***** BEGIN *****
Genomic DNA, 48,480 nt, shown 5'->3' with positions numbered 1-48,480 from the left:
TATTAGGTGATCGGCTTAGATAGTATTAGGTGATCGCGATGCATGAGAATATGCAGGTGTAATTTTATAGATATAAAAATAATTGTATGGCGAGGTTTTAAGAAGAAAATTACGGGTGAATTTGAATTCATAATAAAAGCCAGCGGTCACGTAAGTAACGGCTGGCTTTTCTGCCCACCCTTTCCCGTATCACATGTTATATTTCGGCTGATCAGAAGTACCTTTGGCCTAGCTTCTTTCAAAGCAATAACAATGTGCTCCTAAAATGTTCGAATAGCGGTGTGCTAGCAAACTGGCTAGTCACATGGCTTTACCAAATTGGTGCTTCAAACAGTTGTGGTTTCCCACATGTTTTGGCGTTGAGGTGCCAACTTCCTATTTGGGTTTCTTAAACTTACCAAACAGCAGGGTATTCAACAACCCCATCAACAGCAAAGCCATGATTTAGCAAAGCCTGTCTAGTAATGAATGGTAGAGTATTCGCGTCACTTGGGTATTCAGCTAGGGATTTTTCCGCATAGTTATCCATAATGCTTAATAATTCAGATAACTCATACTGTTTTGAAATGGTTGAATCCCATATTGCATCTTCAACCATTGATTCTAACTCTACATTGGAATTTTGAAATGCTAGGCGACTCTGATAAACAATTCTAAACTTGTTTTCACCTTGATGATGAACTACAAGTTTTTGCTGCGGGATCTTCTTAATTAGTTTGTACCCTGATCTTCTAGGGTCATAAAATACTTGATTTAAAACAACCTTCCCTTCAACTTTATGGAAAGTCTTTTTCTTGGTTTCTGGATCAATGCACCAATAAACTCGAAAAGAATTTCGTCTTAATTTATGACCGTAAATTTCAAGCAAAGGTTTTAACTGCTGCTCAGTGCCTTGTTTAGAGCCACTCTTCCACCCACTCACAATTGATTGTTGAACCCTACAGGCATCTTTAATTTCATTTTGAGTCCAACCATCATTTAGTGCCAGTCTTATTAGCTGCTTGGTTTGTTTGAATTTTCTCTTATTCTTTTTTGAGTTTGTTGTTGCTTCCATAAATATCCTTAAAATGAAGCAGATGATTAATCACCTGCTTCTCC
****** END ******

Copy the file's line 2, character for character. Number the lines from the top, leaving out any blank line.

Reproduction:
TATTAGGTGATCGGCTTAGATAGTATTAGGTGATCGCGATGCATGAGAATATGCAGGTGTAATTTTATAGATATAAAAATAATTGTATGGCGAGGTTTTAAGAAGAAAATTACGGGTGAATTTGAATTCATAATAAAAGCCAGCGGTCACGTAAGTAACGGCTGGCTTTTCTGCCCACCCTTTCCCGTATCACATGTTATATTTCGGCTGATCAGAAGTACCTTTGGCCTAGCTTCTTTCAAAGCAATAACAATGTGCTCCTAAAATGTTCGAATAGCGGTGTGCTAGCAAACTGGCTAGTCACATGGCTTTACCAAATTGGTGCTTCAAACAGTTGTGGTTTCCCACATGTTTTGGCGTTGAGGTGCCAACTTCCTATTTGGGTTTCTTAAACTTACCAAACAGCAGGGTATTCAACAACCCCATCAACAGCAAAGCCATGATTTAGCAAAGCCTGTCTAGTAATGAATGGTAGAGTATTCGCGTCACTTGGGTATTCAGCTAGGGATTTTTCCGCATAGTTATCCATAATGCTTAATAATTCAGATAACTCATACTGTTTTGAAATGGTTGAATCCCATATTGCATCTTCAACCATTGATTCTAACTCTACATTGGAATTTTGAAATGCTAGGCGACTCTGATAAACAATTCTAAACTTGTTTTCACCTTGATGATGAACTACAAGTTTTTGCTGCGGGATCTTCTTAATTAGTTTGTACCCTGATCTTCTAGGGTCATAAAATACTTGATTTAAAACAACCTTCCCTTCAACTTTATGGAAAGTCTTTTTCTTGGTTTCTGGATCAATGCACCAATAAACTCGAAAAGAATTTCGTCTTAATTTATGACCGTAAATTTCAAGCAAAGGTTTTAACTGCTGCTCAGTGCCTTGTTTAGAGCCACTCTTCCACCCACTCACAATTGATTGTTGAACCCTACAGGCATCTTTAATTTCATTTTGAGTCCAACCATCATTTAGTGCCAGTCTTATTAGCTGCTTGGTTTGTTTGAATTTTCTCTTATTCTTTTTTGAGTTTGTTGTTGCTTCCATAAATATCCTTAAAATGAAGCAGATGATTAATCACCTGCTTCTCC